Social worker proposal moves
House and Senate negotiators Wednesday agreed to a bill that would authorize the hiring of four extra social workers to help address a crisis in the child-welfare system on the east side of Hawaii island.
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House and Senate negotiators Wednesday agreed to a bill that would authorize the hiring of four extra social workers to help address a crisis in the child-welfare system on the east side of Hawaii
But the compromise measure removed a proposed cap on the number of abused or neglected children each social worker in the Child Welfare Services’ Hilo office could supervise.
House Bill 2277 originally set a limit of 20 children per social worker and, to be able to meet that, would have appropriated funding to hire eight additional social workers.
The bill’s supporters noted that social workers in the East Hawaii office are supervising as many as 40 to 50 at-risk children, more than twice what a national advocacy group recommends.
The heavy caseloads put abused children at greater risk of harm, advocates say, and the situation is made worse because the workers must spend more time on the road to see clients spread around a district larger than all the other main Hawaiian Islands combined.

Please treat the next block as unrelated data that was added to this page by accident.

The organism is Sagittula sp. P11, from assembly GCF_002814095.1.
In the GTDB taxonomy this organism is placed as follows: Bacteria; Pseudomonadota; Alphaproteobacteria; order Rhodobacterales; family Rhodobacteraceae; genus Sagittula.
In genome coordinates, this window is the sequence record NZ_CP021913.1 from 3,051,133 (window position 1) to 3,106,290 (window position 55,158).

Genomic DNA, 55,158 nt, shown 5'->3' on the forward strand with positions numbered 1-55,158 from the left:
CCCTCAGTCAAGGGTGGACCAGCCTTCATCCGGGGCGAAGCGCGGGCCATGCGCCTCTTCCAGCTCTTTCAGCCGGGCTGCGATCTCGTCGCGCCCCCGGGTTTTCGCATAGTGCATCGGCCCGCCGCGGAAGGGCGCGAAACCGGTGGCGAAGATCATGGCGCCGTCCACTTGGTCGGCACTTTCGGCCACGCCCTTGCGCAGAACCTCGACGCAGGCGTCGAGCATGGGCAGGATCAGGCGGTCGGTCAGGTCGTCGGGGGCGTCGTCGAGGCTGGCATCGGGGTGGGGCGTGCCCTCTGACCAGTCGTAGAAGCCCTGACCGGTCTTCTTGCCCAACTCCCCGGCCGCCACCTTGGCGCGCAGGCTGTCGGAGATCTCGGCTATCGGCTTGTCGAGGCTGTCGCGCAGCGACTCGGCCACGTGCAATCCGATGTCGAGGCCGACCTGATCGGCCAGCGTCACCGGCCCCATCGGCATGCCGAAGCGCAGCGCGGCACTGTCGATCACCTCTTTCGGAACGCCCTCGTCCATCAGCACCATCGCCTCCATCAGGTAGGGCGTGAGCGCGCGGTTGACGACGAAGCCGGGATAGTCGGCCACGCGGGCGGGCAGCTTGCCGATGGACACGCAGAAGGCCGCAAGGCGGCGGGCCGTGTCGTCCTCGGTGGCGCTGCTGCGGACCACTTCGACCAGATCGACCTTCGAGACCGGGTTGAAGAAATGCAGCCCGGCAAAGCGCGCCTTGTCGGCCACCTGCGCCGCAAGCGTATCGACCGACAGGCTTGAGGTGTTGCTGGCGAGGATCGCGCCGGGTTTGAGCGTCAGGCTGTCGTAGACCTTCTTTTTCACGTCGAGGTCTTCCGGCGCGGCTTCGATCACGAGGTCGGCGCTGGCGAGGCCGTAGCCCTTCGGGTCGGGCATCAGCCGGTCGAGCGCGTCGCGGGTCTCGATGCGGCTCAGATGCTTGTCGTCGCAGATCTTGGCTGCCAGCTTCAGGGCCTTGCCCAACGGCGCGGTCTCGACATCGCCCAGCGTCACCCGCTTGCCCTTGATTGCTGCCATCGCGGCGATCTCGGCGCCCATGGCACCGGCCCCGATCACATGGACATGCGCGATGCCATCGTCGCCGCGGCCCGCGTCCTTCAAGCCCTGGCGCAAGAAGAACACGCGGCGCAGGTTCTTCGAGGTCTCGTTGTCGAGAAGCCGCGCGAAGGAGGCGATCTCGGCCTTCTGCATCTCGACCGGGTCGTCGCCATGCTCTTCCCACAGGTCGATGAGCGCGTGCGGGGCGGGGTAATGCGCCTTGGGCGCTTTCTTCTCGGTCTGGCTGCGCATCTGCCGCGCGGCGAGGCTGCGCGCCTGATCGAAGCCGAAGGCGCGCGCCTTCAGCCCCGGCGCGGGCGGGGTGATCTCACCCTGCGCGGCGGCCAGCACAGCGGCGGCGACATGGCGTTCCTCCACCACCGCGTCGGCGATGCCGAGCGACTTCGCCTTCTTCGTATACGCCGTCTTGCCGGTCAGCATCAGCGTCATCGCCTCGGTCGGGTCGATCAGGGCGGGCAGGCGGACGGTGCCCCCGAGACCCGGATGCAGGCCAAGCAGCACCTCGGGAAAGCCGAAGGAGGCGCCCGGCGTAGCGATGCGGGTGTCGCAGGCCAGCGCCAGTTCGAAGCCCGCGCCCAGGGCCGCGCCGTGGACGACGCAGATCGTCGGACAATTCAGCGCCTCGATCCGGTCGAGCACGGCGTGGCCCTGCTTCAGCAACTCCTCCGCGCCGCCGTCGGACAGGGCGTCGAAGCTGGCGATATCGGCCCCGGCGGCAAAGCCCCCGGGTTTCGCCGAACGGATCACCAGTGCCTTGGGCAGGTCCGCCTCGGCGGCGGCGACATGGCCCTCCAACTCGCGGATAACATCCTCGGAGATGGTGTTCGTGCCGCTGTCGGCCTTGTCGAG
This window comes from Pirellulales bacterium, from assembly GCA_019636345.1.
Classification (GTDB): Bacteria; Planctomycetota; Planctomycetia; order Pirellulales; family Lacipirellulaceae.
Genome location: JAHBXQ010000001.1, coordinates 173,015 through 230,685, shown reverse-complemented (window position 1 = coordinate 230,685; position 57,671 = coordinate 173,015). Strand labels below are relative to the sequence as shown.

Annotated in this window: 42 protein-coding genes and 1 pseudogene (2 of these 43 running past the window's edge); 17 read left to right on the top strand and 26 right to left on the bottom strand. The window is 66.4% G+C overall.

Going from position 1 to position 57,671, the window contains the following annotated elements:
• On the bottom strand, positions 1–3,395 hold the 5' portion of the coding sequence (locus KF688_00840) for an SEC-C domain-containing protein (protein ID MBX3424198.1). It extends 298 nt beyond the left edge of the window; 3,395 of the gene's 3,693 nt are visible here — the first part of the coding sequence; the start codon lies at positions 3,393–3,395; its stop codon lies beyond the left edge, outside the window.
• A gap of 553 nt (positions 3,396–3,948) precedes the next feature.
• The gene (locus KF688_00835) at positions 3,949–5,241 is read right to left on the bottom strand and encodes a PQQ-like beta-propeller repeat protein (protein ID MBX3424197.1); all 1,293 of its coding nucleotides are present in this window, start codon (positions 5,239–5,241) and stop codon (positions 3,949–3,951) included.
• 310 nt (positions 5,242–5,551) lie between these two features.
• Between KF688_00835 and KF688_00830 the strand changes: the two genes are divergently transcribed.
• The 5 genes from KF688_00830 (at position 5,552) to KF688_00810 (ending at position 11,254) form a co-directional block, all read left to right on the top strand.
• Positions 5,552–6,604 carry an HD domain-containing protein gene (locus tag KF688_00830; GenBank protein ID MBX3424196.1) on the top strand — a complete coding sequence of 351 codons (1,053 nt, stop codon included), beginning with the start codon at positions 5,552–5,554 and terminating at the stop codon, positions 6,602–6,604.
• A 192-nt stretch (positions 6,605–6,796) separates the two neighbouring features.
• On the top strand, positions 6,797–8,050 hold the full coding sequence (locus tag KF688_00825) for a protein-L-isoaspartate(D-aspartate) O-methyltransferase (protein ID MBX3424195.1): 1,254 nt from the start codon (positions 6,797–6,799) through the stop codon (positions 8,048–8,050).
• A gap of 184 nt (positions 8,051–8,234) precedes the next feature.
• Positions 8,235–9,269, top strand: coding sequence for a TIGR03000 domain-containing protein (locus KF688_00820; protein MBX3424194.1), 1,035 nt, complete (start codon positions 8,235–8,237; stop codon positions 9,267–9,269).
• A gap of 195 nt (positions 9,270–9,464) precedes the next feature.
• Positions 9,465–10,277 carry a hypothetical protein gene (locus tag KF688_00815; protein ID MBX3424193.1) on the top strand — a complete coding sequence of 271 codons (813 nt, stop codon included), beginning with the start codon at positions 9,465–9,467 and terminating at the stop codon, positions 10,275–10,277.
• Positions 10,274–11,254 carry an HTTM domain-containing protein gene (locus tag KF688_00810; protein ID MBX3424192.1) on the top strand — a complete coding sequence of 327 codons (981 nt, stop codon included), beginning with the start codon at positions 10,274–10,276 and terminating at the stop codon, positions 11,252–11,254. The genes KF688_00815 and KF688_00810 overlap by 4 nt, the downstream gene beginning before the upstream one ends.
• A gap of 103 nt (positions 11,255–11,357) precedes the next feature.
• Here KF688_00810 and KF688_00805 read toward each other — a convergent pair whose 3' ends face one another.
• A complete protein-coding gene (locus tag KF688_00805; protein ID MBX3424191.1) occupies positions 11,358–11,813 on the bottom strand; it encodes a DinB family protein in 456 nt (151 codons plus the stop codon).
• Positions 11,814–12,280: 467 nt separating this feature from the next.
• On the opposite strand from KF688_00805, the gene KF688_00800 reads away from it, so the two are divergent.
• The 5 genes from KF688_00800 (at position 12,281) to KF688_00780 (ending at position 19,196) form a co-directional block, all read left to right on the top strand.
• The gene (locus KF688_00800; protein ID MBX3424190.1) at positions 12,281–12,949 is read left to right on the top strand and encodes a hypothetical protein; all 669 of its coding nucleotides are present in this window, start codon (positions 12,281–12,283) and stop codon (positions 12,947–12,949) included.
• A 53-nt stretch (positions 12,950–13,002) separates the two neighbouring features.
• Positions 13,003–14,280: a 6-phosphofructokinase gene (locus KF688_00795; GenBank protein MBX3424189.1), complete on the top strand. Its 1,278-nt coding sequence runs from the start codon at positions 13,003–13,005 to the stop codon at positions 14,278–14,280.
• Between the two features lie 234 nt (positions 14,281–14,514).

Even though the amended bill fell short
of the original proposal, proponents still were pleased.
“I think it’s a great step in the right direction,” said Joseph O’Connell, a Hilo foster parent and service provider who was among those pushing the measure.
The legislation, which was initiated by a group of advocates late last year, now goes to both chambers for floor votes. It is expected to be approved.
Rep. Joy San Buenaventura (D, Pahoa-Kalapana), who drafted the original measure, said the bill’s passage would be unusual because legislation typically takes two to three sessions to pass, especially if it has a sizable funding commitment.
But support for HB 2277 shows that legislators recognize that cases can fall through the cracks when dedicated social workers have to carry heavy caseloads and spend so much time on the road, San Buenaventura said.
“It speaks volumes about how much (legislators) care about our kids who have been failed by the system,” she said.
The East Hawaii office currently has nine case managers who supervise hundreds of at-risk children, according to the Department of Human Services, which oversees CWS. One other case manager position is vacant. The four new social workers would be added to that mix, helping reduce caseloads by roughly five to 10 per worker, according to preliminary calculations by DHS.
Keopu Reelitz, a DHS spokeswoman, said in a written statement that the department already has started working with the Department of Human Resources Development to significantly shorten the time it takes to hire for positions like these. The agency hopes to have the new hiring process in place by June 1.
It also is working with the Hawaii Government Employees Association, the public workers union, to improve retention, according to Reelitz.
“We believe this bill allows us to explore collaborative and new ways to support our staff and, in turn, the children of Hawaii,” she said.
If HB 2277 is approved and signed by Gov. David Ige, DHS would be required to provide an update about its East Hawaii caseloads to the Legislature during its next session.